- Directed by Brian G. Hutton
- December 4, 1968
- Based on the 1967 novel Where Eagles Dare by Alistair MacLean (written at the same time as this)
When a chief planner for the Western Front is captured by the Germans and taken for interrogation, a joint British-American Special Operations Executive team of paratroopers are sent to retrieve him.
They do not make war films like this anymore. Where Eagles Dare is an action-packed WWII film filled with plot twists from start to finish. It can get a bit difficult to follow at points. Difficult but not impossible. That is part of what makes this such a worthy watch. It makes you pay attention.
Amongst the twists is a high level of action. Legendary Hollywood stuntman Yakima Canutt served as the second unit director and was responsible for filming most of those action scenes. The man was a pioneer in stunt work by developing technology and techniques still largely used today that not only made stunts safer but much more realistic. He and John Wayne for example figured out how to film fake punches to appear as if they actually connected.
Where Eagles Dare is as much a game of cat and mouse as anything. Reveals and double reveals and hidden motives. Yet with all the twists and turns and surprises none of it feels forced. By the end, it all makes sense even if everything wasn’t clear.
The legendary Richard Burton stars as mission leader Maj. John Smith who is paired with Clint Eastwood as Lt. Morris Schaffer as they lead this dangerous mission. Both actors play to their strengths in their respective parts. Burton is, well, Burton who is the stoic English officer duty-bound to complete his mission. His part is dialogue heavy and at points filled with some serious exposition.
Eastwood for his part is much less a one note jerk as he often can be. Though a bit of a cynic his character is much more rounded. He is doing his job and trying to understand the situation in which he finds himself. Eastwood though takes much more of a backseat as a character to Burton.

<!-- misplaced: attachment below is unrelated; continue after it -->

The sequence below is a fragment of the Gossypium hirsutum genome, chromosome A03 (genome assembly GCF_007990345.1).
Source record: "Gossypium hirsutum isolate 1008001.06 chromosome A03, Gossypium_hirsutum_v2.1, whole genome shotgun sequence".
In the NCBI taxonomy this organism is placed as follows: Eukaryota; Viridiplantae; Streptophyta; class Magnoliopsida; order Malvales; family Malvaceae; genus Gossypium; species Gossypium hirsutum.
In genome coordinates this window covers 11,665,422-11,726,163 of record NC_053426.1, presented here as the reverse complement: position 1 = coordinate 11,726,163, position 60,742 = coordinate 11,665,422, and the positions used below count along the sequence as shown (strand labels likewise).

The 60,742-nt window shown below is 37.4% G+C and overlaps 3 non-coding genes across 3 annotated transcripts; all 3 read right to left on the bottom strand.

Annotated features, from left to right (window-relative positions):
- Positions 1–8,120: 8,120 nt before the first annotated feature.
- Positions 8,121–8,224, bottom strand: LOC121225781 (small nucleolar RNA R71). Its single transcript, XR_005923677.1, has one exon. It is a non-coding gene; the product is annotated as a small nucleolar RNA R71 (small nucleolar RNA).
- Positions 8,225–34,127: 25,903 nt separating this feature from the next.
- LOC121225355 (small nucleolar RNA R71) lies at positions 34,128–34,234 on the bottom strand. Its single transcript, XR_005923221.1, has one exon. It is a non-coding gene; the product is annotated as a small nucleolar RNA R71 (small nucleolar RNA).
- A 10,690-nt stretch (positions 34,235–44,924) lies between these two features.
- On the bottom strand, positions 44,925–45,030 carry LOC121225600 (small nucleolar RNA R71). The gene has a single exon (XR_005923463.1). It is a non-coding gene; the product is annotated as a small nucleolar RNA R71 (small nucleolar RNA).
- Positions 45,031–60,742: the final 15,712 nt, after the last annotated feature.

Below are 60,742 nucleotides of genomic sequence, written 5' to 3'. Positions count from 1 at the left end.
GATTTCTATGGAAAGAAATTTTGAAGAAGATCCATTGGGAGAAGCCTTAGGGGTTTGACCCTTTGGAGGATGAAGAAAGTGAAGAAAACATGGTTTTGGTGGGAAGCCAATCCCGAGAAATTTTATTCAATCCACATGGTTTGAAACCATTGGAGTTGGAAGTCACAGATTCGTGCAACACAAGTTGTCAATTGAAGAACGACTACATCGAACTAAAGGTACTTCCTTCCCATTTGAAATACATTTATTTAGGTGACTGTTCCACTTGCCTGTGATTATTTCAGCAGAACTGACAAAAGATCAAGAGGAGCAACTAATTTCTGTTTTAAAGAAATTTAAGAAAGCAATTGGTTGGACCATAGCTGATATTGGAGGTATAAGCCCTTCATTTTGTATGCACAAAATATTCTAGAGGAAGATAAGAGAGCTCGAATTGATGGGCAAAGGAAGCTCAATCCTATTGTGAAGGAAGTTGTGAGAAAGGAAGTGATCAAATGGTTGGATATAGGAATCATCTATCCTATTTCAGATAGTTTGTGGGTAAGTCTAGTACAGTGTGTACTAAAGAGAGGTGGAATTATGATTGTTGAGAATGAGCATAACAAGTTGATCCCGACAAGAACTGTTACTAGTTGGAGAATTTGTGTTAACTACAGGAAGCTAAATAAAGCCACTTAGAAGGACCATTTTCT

Mary Ure is our other significant player as Mary Ellison who is the team’s contact in Germany. She is in a relationship with Smith but that gets introduced and put aside with near equal speed. I am cool with romantic subplots but to introduce something and then not touch it greatly annoys me. It is my understanding that both Smith and Schaffer had romantic subplots in the novel, but they were written out in the film.
There’s a bit of a mystery hanging over the story from the start. The moment the team enters German territory members of the unit are killed but who committed those murders is not known. What is reveal is there is a traitor in MI6 trying to not only screw the hooch on this mission but the war as well.
Hints, though subtle, are dropped along the way during the course of Where Eagles Dare. Well, most are subtle but one is a big smack across the face in hindsight. I did not get it at the time but once the bulk of the reveals had been done it was very clear.
Like most MacLean material there is a very secret traitor in it all and that is revealed as the surviving cast is making their way to safety. What makes this special is that it is all handled gentlemanly. There is no big fight. The main traitor is allowed to exit with a bit of dignity. It’s certainly a different ending than what most creators at any given point in entertainment history would do.
There is a nice mixture of mind and action along with interesting characters in a logically driven plot. While there are surprises, none of them show up illogically. They all make sense because of what came before. Director Brian G. Hutton keeps you hooked from the start.
Where the Eagles Dare is a great World War II action drama. There are enough twists and turns and just general excitement to keep you watching. I definitely recommend this one!